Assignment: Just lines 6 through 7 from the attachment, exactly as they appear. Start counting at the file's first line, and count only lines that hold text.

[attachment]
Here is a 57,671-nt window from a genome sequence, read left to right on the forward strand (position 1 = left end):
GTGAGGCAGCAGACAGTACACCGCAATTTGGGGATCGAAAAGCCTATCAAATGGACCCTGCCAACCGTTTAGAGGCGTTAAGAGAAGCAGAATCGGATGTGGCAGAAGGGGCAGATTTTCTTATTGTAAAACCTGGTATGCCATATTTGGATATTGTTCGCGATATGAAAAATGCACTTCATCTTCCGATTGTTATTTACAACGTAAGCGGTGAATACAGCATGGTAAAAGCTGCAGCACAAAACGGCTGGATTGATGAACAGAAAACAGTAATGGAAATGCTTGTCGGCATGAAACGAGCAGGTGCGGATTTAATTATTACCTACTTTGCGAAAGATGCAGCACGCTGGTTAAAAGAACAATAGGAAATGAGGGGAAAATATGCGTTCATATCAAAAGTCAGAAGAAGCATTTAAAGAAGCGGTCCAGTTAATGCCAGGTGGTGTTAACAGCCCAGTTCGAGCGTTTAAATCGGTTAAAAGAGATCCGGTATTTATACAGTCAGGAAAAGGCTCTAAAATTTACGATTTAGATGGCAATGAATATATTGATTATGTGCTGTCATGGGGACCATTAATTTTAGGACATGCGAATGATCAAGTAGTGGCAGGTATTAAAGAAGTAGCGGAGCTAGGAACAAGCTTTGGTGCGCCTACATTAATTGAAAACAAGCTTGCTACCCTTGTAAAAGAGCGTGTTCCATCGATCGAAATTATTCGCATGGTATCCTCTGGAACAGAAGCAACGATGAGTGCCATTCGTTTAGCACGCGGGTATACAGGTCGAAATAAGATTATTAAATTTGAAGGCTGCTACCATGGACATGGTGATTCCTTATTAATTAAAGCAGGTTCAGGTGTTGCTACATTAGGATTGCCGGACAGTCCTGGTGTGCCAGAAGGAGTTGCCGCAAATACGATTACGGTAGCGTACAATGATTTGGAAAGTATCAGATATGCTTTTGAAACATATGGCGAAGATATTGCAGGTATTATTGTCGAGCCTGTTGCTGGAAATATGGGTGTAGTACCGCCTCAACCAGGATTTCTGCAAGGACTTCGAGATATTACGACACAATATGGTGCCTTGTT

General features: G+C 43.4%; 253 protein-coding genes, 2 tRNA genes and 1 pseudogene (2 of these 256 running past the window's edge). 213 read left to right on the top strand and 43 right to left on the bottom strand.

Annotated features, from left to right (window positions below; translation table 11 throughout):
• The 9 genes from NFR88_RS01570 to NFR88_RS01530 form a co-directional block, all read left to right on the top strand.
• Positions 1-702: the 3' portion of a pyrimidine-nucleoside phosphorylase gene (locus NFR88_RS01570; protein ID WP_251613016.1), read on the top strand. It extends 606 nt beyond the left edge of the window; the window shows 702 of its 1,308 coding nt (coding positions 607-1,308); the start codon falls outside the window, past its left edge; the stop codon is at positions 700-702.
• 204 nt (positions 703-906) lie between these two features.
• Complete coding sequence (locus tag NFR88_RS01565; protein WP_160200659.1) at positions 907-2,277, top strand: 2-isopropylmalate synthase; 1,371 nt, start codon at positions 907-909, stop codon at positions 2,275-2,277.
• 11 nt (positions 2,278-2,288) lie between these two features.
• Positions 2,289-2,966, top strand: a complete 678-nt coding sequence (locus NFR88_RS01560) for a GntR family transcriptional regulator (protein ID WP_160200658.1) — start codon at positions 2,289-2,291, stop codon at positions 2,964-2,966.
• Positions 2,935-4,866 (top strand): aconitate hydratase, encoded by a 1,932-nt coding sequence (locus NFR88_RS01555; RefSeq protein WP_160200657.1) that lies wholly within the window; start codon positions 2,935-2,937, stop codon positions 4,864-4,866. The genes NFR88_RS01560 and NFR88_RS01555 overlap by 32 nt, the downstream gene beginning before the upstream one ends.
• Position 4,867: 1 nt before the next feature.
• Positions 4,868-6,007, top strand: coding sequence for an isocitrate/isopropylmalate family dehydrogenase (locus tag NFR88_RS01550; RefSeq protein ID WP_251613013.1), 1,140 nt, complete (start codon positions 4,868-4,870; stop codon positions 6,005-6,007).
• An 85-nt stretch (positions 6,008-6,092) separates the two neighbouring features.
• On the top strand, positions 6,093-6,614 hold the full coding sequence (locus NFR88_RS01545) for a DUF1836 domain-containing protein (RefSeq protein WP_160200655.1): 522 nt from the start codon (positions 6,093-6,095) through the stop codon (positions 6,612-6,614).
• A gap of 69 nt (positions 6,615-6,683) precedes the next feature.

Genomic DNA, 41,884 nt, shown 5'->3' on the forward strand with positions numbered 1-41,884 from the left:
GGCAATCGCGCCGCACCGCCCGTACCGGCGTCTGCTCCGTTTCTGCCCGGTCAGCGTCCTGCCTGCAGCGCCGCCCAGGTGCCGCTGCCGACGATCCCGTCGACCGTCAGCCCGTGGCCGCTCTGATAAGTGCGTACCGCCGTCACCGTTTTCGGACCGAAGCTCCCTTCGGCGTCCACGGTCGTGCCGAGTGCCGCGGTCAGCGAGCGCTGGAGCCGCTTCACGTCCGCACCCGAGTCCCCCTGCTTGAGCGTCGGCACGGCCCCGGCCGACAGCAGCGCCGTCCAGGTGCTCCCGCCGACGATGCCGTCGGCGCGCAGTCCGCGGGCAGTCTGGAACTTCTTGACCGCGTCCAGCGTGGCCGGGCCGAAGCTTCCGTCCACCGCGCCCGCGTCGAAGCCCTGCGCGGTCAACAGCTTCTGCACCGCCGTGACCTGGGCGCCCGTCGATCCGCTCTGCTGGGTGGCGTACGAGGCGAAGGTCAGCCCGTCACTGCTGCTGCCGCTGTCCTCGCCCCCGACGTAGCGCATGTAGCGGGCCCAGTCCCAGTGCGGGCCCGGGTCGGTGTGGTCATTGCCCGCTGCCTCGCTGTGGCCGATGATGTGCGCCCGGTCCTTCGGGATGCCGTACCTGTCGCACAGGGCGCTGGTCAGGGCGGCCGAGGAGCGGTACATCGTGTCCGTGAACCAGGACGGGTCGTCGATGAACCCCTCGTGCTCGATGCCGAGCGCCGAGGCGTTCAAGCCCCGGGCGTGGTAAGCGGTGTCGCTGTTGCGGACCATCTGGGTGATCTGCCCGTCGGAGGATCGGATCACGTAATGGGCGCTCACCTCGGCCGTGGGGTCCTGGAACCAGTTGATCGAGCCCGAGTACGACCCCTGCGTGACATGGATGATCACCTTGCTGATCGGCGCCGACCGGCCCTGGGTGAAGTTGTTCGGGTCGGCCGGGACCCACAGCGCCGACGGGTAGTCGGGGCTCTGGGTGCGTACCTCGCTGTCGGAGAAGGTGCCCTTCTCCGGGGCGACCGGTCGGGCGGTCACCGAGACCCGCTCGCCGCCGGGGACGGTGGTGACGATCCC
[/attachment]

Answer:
• Positions 1-702: the 3' portion of a pyrimidine-nucleoside phosphorylase gene (locus NFR88_RS01570; protein ID WP_251613016.1), read on the top strand. It extends 606 nt beyond the left edge of the window; the window shows 702 of its 1,308 coding nt (coding positions 607-1,308); the start codon falls outside the window, past its left edge; the stop codon is at positions 700-702.
• 204 nt (positions 703-906) lie between these two features.